Keplar re-issues the fourth album 'Chessa' by Dan Abrams' project Shuttle358 on vinyl for the first time. The double LP edition includes 3 previously unreleased tracks from the same recording sessions back in 2004, as well as an extended artwork with unseen photographs by Dan Abrams.
While undoubtedly associated with the microsound and 'clicks & cuts' movement around the turn of the millennium, on 'Chessa' Shuttle358 left behind the classical rhythmic patterns of the genre and shifted further towards warmer territories, meandering between modern digital minimalism and the soft tones of ambient music. Counter to his microsound synthesis approach on Frame (2000), Abrams created Chessa by writing software that manipulated samples from his unreleased songs, guitar pieces, and vintage japanese films sampled from video tape. In particular, a special granulating technique was written and performed at intentionally low sample rates that gave the uniquely fragile, yet dense sound to the album. Over fourteen tracks Abrams arranges slowly evolving sonic entities of unfading elegance. Strayed and hazy melodies pulse and cascade, elongated but brittle harmonies shimmer and disappear, echoing far-off in the rounded corners of the mind. The patient and detailed way Abrams combines the broken with the beautiful in creating organic collages of sound that retain the euphonic essence of a song, makes this piece of work so powerful and timeless, sounding just as relevant today, as it did 17 years ago.
Under modern scrutiny in Abrams latest studio, he refocused the original recordings to emphasize the elements most important to the original vision. The final mastering and vinyl preparation was done in collaboration with Stephan Mathieu.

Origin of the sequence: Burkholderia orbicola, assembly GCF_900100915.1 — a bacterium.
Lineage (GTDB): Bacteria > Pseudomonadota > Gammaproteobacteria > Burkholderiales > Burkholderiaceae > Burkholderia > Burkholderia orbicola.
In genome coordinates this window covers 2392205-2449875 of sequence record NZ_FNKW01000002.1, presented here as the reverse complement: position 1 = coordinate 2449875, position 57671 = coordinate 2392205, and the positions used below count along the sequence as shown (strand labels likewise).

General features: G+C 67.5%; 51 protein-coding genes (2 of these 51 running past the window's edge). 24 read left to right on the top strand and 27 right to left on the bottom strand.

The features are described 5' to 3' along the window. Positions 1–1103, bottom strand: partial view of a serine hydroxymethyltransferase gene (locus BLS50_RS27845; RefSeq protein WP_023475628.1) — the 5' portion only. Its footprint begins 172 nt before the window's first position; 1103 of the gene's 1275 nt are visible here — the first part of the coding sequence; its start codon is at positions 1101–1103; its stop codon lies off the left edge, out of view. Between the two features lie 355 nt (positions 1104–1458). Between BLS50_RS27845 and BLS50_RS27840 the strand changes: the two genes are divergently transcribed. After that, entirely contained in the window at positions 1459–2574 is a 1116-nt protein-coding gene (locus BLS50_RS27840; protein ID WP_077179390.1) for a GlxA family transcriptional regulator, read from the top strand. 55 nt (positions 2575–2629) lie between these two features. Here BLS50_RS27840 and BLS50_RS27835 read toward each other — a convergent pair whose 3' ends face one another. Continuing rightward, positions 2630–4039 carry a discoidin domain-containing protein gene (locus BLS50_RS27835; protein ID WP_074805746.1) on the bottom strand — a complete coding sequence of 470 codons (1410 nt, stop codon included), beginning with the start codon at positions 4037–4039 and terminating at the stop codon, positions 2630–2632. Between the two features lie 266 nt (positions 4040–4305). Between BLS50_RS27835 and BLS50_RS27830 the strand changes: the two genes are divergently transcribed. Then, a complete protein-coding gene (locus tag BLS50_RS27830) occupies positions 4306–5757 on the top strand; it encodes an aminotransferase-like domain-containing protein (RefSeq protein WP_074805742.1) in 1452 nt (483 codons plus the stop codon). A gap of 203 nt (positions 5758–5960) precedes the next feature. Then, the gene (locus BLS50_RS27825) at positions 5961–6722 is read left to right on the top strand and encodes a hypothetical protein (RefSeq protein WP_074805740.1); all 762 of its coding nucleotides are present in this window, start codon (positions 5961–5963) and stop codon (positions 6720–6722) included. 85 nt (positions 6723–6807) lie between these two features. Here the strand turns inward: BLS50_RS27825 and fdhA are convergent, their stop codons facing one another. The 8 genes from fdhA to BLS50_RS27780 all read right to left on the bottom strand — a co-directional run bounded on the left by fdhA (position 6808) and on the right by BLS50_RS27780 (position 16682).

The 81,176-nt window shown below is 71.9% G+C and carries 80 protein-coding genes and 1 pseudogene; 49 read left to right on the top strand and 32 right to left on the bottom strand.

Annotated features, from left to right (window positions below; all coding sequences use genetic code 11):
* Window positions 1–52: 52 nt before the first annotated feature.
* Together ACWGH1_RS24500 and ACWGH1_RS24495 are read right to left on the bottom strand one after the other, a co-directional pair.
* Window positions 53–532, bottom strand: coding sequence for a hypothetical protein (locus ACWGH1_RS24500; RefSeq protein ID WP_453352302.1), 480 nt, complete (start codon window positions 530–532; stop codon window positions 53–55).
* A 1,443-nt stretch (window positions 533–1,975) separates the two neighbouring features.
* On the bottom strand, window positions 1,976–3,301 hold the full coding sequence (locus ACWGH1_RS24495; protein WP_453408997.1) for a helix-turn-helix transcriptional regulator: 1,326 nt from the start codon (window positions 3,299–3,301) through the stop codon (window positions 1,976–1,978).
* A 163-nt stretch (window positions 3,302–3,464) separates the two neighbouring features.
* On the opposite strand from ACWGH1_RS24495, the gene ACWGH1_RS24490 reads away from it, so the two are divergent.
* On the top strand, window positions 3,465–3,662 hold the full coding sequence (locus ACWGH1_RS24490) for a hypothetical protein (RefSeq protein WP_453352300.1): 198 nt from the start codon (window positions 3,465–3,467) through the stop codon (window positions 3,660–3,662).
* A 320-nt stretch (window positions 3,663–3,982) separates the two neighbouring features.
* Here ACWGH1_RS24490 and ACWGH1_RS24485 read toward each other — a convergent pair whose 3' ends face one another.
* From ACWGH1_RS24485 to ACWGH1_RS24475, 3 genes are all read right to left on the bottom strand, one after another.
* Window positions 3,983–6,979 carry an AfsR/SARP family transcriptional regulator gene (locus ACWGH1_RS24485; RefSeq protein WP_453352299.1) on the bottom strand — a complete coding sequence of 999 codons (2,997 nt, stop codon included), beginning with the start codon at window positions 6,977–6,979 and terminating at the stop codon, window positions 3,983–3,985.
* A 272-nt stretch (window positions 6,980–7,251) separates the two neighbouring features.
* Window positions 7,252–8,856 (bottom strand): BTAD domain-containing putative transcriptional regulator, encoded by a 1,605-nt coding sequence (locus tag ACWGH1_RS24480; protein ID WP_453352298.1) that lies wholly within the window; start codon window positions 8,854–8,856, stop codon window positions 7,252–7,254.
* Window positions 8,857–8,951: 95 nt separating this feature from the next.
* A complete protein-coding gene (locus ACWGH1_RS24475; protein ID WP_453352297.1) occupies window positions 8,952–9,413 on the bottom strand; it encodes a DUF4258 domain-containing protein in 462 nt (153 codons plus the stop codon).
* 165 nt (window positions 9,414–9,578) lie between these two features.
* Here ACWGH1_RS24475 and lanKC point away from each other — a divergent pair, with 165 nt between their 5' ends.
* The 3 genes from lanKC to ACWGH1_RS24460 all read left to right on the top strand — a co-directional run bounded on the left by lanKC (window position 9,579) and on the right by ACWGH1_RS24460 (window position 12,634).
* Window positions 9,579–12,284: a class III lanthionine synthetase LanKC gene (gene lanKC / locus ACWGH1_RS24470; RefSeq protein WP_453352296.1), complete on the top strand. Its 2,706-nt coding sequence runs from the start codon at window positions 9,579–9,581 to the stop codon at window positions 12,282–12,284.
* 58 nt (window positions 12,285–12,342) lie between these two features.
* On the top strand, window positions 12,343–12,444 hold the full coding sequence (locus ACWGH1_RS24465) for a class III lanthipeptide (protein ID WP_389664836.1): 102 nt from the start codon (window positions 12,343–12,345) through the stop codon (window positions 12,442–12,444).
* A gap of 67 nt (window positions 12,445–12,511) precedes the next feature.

**From the original press release in 2004 by Taylor Deupree:**
Without a doubt Shuttle358 has become one of the most admired artists to emerge from modern electronic music’s sea of musicians. From the humble beginnings of a demo CD in 12k’s mailbox to 4 critically acclaimed CDs, Dan Abrams is, to some, the one credited for bringing a warmth and human touch back into what has often been considered a very cold, sterile genre. It began with 1999’s Optimal.lp (12k1005), a groundbreaking debut release that immediately defined the Shuttle358 sound; a hybridization of the then-emerging “microsound” genre with Eno’s true ambient explorations. In 2000 Abrams outdid himself with Frame (12k1011) by honing his sound design and exploring production techniques at rates that made his “now” quite brief and creating what was to become one of the most sought-after CDs in the 12k catalog.
Chessa is the third release from Abrams’ Shuttle358 moniker on 12k and he continues to do what he does best: attempt to move microsound away from the world of theory and towards absolute real life. Like his photographs, Chessa is music about, and to be listened to in, unexpected places. It is a narrative, a simple slice of life that plays out through the incidental photography of the cover artwork. To achieve this Abrams fuses irregular granular sound particles, like the movements of everyday life, with a deliberate melodic base that captures emotion and simplicity.